Rudolph And The Rankin-Bass Holiday Empire: Facts And Trivia

By | December 5, 2020

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Rudolph and Hermey, the dentist. Source: (IndieWire)

Rudolph The Red-Nosed Reindeer and other Rankin/Bass TV specials, including Santa Claus Is Comin' To Town and The Year Without A Santa Claus, are holiday shows that have become must-watch traditions within our own lifetimes. Rudolph, dramatizing the song by Johnny Marks, first aired in 1964, introducing children not only to Rudolph and Santa but Hermey the Elf (who wanted to be a dentist), Yukon Cornelius, and Bumble the Abominable Snow Monster.

Rankin/Bass Productions began as Videocraft in 1955, when Arthur Rankin, who had been an art director at ABC teamed up with Jules Bass and began making commercials. On September 14, 1960, they began making cartoons and changed their name to Rankin/Bass Productions. One of their first "Animagic" productions was The New Adventures of Pinocchio. All told, they created 18 different Christmas specials of varying length between 1964 and 1985, although they did create more than just Christmas specials.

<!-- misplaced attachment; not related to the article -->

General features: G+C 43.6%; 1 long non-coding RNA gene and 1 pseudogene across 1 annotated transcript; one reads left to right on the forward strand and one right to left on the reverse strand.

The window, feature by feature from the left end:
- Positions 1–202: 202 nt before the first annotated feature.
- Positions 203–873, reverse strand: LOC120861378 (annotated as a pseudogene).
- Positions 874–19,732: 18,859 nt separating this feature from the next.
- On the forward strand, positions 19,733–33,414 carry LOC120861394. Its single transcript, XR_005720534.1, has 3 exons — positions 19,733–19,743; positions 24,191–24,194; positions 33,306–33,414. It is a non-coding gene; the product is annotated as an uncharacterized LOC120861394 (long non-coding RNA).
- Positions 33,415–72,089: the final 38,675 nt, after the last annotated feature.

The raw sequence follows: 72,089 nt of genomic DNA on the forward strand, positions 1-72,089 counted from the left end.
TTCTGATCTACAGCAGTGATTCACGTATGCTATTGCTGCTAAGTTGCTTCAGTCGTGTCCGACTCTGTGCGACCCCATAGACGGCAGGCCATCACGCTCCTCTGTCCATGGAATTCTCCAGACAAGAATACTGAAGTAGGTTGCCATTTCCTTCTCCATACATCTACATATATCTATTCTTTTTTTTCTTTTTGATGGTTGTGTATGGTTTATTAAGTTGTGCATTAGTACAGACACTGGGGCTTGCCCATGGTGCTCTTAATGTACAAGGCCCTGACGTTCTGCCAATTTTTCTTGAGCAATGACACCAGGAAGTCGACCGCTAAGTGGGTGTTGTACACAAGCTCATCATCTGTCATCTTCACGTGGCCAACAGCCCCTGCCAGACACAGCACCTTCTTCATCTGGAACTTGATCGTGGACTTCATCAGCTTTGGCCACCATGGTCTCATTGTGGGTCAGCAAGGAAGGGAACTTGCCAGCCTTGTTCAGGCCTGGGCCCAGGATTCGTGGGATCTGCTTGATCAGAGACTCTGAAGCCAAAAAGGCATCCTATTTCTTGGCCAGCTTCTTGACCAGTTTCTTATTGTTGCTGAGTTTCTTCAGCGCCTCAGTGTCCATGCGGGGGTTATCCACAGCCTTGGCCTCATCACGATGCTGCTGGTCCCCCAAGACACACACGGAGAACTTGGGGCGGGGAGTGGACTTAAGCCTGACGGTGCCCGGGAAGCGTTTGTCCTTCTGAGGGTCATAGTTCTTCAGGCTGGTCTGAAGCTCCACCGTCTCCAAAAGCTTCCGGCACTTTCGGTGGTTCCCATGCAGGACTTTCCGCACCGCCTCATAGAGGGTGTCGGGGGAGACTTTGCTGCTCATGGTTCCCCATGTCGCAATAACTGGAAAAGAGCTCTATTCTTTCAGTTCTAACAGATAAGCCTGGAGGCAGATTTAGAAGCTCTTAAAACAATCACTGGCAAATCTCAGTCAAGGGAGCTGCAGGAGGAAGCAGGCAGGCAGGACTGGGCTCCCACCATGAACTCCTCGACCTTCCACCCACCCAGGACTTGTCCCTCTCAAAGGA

The Story Began As A Store Promotion

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The cover of one of the original promotional books from Montgomery Ward. Source: (AbeBooks)

In 1964, Rankin/Bass created Rudolph the Red-Nosed Reindeer, which was adapted from Robert L. May’s story of the same name as well as the song. May worked for Montgomery Ward in Chicago, and when his boss asked him to create a promotional item to be given away at Christmas, he wrote a poem, "Rudolph the Red-Nosed Reindeer."  May asked his brother-in-law, Johnny Marks, to write the song that accompanied the book. Eventually, Marks sent it off to music promoters to find someone to record it. Although he was hesitant at first, Gene Autry recorded the song, which became one of Autry’s biggest hits. Then came the special, created for NBC originally, and remaining there until 1972, when it moved to CBS.